Kent coronavirus variant set to ‘sweep world’, says UK scientist | Coronavirus pandemic Information

The strain, first identified in England, which can be 30 percent more lethal than other variants, has spread to more than 50 countries.

The coronavirus variant, first recorded in the south-east of England, is likely to take over the world and become the most dominant global strain, according to the head of the UK’s genetic surveillance program, as concerns about emerging mutations in the virus grow.

Since its discovery in September in Kent, a county known as the “Garden of England” and popular with commuters because of its proximity to London, variant B.1.1.7 has spread to more than 50 countries.

The strain has raised enough concern to force a new national lockdown in the UK and has sparked global panic.

Experts have said it can be up to 70 percent more contagious and around 30 percent more deadly than other variants.

Sharon Peacock, director of the COVID-19 Genomics UK consortium, told the BBC on Thursday that the Kent variant was now on track to “in all likelihood take over the world.”

She also warned that while COVID-19 vaccines have so far proven effective against variant B.1.1.7 and other strains of virus found in the UK, further mutations could potentially undermine the shots.

“The special thing about it is that the 1.1.7 variant that we have been using for a few weeks and months has mutated again and receives new mutations that affect the way we deal with the virus, in terms of immunity and Effectiveness of vaccines could affect. Said peacock.

“The point is that the 1.1.7, which is more transmissible and has gripped the country, is now mutating to have this new mutation that could threaten vaccination.”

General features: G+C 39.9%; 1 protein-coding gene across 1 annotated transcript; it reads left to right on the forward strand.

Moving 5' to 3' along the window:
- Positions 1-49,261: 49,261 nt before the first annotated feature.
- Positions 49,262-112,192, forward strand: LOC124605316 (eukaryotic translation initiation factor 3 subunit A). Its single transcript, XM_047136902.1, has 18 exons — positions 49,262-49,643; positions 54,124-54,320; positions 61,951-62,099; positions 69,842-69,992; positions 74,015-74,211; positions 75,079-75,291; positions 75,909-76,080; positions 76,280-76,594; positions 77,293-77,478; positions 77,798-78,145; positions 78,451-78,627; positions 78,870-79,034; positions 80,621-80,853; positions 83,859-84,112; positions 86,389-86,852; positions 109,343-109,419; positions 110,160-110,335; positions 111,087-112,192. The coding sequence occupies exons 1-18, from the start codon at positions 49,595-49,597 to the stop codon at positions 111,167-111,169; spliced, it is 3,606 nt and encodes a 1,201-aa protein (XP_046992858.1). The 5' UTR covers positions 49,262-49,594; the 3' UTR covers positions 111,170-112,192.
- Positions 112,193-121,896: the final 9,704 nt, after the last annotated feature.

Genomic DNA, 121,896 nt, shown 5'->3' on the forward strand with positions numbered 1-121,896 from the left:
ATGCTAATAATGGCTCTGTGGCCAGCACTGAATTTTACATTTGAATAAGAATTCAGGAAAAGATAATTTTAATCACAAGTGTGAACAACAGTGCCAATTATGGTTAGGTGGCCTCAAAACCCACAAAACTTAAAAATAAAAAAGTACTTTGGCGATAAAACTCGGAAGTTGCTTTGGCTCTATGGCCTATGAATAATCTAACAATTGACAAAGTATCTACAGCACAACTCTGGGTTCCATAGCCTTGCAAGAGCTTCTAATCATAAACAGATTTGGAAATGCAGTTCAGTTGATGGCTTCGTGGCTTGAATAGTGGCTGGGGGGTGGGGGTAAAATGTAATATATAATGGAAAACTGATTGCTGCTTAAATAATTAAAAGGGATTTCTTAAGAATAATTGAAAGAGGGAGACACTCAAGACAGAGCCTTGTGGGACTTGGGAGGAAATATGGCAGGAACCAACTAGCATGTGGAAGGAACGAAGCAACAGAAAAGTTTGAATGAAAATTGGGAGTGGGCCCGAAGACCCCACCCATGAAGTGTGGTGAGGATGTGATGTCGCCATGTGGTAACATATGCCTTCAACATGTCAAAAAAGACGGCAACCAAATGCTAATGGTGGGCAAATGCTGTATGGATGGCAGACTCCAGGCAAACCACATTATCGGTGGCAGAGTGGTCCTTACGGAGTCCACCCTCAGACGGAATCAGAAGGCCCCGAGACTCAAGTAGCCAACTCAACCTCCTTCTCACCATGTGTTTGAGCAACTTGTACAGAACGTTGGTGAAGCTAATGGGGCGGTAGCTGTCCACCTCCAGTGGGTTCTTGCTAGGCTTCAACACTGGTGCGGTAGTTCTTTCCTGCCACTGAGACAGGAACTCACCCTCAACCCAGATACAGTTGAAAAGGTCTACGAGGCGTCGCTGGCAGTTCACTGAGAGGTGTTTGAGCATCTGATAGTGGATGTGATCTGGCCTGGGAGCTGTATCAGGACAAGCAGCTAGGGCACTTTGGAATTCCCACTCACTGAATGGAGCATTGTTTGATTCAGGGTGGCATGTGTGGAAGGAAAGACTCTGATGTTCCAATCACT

New “variant of concern” discovered in England

The referenced new mutation, Peacock, which was first identified in Bristol, south-west England, has since been classified as a “variant of concern” by the UK Advisory Group on New and Emerging Respiratory Virus Threats.

So far there have been 21 cases of this variant, which has a so-called E484K mutation. Scientists believe the E484K mutation can help coronavirus evade antibodies, potentially reducing the effectiveness of vaccines.

“You have to be a realist that this particular mutation has now occurred at least five times – five times separately – in our kind of communal garden line. And so it will keep coming up, ”Peacock said.

“As soon as we’re up [the virus] or it mutates itself because it is virulent and causes disease – then we can stop worrying about it. But I think looking to the future we will do this for years. I think we will do this 10 years later. “

The mutation occurs in the virus’ spike protein and is the same change found in other emerging strains detected in South Africa and Brazil – known by scientists as 20I / 501Y.V2, B.1.351 and P.1, respectively.

Al Jazeeras Rory Challands, who reported from the capital, London, said Peacock’s warning was further evidence that the fight against COVID-19 is likely to be a “long-term project”.

“That doesn’t mean this will be an acute public health crisis for as long as different strains of the coronavirus have different effects,” he said.

“Not all of them are more deadly, and once you become familiar with the virus, they all recede as a public health crisis. However, you need to keep an eye on the new variants as they appear so that the vaccines you are using can continue to be as effective as possible ”.

The coronavirus has killed more than 2.3 million people and turned normal life upside down for billions since the pandemic broke out in December 2019.

The UK has recorded nearly four million cases and the virus has killed more than 115,000 people, one of the world’s highest death toll.

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